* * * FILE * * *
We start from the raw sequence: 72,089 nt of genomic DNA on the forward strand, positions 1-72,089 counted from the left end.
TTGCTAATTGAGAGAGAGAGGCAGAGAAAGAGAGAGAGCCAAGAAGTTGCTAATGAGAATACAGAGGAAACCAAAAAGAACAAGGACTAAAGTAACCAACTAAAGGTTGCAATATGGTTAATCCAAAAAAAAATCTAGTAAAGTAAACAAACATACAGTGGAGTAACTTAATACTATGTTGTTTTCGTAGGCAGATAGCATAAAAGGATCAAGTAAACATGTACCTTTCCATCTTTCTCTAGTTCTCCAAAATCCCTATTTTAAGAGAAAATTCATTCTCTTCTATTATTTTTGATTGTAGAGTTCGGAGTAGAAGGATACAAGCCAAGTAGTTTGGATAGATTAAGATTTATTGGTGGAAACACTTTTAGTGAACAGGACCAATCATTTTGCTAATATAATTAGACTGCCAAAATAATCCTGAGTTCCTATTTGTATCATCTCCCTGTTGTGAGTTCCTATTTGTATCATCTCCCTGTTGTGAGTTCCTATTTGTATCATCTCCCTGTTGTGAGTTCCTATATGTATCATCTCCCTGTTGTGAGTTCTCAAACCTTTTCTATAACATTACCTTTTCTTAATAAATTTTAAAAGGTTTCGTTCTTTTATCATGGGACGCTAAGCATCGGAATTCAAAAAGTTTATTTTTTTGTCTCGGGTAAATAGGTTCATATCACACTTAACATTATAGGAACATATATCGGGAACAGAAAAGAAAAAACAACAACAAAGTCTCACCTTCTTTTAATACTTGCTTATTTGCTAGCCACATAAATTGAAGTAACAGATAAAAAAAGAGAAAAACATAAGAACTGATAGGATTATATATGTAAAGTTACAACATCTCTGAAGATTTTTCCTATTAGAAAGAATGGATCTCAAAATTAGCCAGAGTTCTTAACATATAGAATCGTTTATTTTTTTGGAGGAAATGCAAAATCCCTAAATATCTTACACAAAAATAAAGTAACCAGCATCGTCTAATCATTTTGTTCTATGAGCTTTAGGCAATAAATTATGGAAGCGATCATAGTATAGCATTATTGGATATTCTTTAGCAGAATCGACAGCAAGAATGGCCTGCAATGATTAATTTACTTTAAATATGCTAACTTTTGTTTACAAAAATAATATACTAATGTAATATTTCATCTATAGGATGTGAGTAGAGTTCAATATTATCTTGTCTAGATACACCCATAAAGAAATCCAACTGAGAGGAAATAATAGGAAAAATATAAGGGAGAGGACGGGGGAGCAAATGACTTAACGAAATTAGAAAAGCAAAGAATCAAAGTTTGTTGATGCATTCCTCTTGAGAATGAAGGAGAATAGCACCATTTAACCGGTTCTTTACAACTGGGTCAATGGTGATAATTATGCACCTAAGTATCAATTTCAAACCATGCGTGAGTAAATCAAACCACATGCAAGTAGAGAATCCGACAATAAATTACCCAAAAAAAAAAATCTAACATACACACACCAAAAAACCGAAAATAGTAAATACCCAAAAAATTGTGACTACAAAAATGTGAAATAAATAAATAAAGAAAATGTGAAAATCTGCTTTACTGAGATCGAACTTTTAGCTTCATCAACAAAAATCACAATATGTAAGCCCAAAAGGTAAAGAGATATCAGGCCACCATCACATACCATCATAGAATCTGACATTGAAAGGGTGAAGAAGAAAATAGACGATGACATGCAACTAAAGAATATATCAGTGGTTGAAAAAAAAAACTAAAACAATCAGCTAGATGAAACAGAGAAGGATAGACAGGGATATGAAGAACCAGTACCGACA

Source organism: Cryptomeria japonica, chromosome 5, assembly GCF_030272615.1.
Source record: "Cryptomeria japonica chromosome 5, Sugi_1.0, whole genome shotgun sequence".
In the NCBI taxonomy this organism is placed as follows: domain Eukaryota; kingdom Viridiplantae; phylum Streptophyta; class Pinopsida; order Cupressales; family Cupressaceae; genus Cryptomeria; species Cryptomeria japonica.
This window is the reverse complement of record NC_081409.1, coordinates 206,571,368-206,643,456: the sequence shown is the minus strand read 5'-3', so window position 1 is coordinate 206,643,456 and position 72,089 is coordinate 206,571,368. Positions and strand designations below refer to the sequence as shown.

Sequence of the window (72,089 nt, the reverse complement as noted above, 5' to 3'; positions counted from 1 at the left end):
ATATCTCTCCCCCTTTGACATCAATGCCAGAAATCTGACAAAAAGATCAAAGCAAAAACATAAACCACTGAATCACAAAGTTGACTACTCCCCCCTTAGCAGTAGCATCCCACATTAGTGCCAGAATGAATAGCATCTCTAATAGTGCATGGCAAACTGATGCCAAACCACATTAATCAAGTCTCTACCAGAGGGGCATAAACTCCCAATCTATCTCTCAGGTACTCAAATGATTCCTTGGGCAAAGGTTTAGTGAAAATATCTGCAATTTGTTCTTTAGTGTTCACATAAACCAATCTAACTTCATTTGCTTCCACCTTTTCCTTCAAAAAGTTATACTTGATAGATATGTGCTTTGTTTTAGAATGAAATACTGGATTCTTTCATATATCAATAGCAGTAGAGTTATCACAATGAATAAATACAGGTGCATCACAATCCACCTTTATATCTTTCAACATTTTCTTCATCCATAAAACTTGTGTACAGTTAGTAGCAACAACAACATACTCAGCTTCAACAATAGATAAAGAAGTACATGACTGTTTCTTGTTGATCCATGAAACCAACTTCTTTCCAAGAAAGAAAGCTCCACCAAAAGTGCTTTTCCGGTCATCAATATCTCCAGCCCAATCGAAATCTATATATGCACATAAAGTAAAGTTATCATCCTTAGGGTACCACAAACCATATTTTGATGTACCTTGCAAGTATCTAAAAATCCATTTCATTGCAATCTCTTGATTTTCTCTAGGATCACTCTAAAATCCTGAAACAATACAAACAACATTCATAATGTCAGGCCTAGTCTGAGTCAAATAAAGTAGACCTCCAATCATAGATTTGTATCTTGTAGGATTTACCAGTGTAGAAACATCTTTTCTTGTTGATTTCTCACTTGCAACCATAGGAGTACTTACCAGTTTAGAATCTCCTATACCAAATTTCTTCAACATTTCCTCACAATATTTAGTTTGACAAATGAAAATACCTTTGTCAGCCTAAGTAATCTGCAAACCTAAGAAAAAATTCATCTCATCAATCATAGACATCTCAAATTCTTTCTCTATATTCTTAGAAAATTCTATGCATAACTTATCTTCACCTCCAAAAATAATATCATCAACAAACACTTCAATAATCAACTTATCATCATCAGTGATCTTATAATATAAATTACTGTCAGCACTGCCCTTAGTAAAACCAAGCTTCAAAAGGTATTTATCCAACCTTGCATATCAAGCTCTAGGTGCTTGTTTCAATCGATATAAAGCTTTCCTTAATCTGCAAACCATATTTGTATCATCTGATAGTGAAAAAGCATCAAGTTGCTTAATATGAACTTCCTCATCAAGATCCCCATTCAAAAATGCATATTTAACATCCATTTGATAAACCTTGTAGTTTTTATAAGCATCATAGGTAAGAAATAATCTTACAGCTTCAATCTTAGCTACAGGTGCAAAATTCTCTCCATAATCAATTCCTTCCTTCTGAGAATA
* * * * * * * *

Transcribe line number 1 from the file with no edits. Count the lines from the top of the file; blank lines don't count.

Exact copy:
We start from the raw sequence: 72,089 nt of genomic DNA on the forward strand, positions 1-72,089 counted from the left end.